What about the motivations of socialist countries? What did they expect to gain from their collaboration with Global South countries like Nigeria?
Their motivations were also diverse and changing, both within the Comecon and among countries that pursued distinct models of socialism, including Yugoslavia and China after the Sino-Soviet split. Under Nikita Khrushchev and the Soviet policy of coexistence with the West — both peaceful and competitive — architects, planners, and engineers were recruited to demonstrate that socialism was a valid development model. Their work was instrumental for the geopolitical aims of the Soviet Union and other socialist countries, for example, the effort to obtain diplomatic recognition by East Germany. But already then economic considerations were important, too. They were often translated into barter agreements, according to which the work of professionals and industrial goods like machinery or construction materials were exchanged for raw materials and agricultural produce, for example, Ghanaian cocoa.
With the regime change in Moscow, the objective of securing raw materials became even more important. In particular, the oil crisis in 1973 was a game changer for many Soviet satellite countries in Eastern Europe. The loans which they had taken did not translate into an industrial leap forward and left these countries with huge debts in foreign currencies. State companies in East Germany, Hungary, and Poland came under growing pressure from the communist parties and governments to sign deals that would provide them with convertible currency, oil, and gas. This resulted in expanded exchanges with oil-producing countries in North Africa and the Middle East, in which state-socialist design institutes and contractors participated.
When you studied the architectural development in the Global South, what concepts did planners from socialist countries try to implement there?
A good place to understand the main principles that informed the mobility of architecture, planning, and construction from the Soviet Union is Mongolia, a recipient of Soviet resources and expertise from the 1920s to the 1980s. I would argue that these exchanges were informed by three principles — integration, adaptation, and collaboration. First, the Soviets prioritized investments which would trigger the development of an integrated construction industry. Under Khrushchev, Soviet technical assistance agreements with Mongolia, but also with Ghana, Cuba, Afghanistan, and other countries, included the design and construction of Soviet “housing factories” which produced large-scale prefabricated panels. In order to fulfill its purpose, such a factory required a profound restructuring of the construction industry in the country. You need people to operate it, building materials, roads, trains, cranes, and architects able to design in this system.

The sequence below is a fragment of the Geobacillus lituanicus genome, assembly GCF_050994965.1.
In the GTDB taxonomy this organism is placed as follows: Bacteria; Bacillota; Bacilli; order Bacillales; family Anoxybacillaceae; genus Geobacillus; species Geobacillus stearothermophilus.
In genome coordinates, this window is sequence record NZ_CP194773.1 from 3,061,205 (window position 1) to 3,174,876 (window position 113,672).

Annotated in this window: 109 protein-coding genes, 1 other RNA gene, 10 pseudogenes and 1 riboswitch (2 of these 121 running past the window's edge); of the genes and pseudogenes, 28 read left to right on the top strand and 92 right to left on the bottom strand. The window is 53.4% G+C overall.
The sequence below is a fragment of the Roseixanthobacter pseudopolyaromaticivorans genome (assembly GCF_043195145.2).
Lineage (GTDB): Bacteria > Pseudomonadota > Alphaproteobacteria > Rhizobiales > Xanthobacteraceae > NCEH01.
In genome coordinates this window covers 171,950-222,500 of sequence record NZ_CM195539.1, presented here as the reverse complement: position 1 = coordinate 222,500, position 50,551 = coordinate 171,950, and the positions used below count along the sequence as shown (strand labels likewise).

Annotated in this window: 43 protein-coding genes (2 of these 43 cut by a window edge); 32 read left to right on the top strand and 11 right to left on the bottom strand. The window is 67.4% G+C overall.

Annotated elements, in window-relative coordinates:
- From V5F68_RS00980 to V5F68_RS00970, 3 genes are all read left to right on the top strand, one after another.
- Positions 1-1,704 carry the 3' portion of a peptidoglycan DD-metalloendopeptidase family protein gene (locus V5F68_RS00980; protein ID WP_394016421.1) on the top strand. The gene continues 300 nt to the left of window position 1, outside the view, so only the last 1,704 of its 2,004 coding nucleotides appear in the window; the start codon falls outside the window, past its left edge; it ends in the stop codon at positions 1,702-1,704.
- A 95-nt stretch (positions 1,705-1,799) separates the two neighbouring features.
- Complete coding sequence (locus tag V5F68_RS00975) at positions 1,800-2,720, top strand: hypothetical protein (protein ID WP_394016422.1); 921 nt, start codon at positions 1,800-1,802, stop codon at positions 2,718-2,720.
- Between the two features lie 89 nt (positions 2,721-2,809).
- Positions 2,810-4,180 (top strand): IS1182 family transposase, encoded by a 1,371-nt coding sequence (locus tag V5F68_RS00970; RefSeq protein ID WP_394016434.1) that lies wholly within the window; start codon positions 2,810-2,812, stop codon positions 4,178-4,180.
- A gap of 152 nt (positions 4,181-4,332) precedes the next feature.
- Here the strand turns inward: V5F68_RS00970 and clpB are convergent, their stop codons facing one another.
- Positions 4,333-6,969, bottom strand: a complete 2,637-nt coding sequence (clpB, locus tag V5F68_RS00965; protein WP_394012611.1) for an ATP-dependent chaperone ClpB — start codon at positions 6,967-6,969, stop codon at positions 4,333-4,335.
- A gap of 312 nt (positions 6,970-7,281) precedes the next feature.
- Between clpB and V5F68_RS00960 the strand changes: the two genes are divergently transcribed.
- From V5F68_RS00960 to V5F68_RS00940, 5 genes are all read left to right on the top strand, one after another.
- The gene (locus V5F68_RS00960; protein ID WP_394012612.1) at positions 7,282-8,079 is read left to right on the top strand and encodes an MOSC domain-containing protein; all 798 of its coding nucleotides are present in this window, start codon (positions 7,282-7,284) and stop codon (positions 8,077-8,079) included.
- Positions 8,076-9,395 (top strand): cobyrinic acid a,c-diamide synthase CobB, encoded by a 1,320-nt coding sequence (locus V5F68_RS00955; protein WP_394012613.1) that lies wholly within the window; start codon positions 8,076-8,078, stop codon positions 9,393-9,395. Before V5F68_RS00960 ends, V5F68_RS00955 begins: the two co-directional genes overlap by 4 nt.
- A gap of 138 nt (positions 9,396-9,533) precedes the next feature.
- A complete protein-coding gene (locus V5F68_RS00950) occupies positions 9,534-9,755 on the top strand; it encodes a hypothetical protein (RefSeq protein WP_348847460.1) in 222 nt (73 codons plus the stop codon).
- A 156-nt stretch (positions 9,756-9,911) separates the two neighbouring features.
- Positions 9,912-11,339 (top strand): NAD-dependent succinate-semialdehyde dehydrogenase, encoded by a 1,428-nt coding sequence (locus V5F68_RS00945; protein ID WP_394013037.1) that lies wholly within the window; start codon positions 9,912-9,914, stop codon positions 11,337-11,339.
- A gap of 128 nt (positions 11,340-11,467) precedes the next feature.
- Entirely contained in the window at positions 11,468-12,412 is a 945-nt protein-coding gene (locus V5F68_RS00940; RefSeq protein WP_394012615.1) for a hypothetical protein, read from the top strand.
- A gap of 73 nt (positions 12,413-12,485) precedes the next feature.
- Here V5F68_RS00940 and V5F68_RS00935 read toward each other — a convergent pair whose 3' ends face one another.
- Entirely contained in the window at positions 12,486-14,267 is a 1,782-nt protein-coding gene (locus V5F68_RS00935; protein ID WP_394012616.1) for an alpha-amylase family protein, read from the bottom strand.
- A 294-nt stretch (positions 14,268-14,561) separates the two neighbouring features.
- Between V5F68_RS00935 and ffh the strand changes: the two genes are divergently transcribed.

The second principle is adaptation. Sometimes we think of Soviet architecture as heavy-handed, standardized, and uniform. Yet the adaptation of buildings to their geographical locations was a central concern for Soviet architects, both within and outside the country. This is why Soviet Central Asia became such an important place for Soviet “Third World” policy. Delegations from Africa and Asia were invited to look at buildings in Tashkent and elsewhere in the region. They studied how prefabrication systems were adapted to hot, dry climates but also to “national traditions” — which meant everyday lives and customs largely influenced by Islam. In similar ways, when working in Central Asia, sub-Saharan Africa, or the Caribbean, Soviet architects and planners adapted their technologies and typologies to the local contexts. For example, on the request of Ghanaian administrators, they redrew their designs of blocks of flats in Ghana to allow for the possibility of cooking outdoors.
So, they had to adjust their plans according to the demands of these countries?
Yes. This points to the third principle — collaboration. Again, in contrast to Western propaganda that saw African and Asian countries as Soviet “pawns” or “proxies,” the Soviets explicitly aimed at collaborating with local decision-makers and professionals.
The Soviets insisted on collaboration for many reasons. They wanted to distinguish themselves from the Western colonizers, even if they did not always succeed in this regard. They also needed local knowledge about climate, geology, vegetation, ways of life, and so on.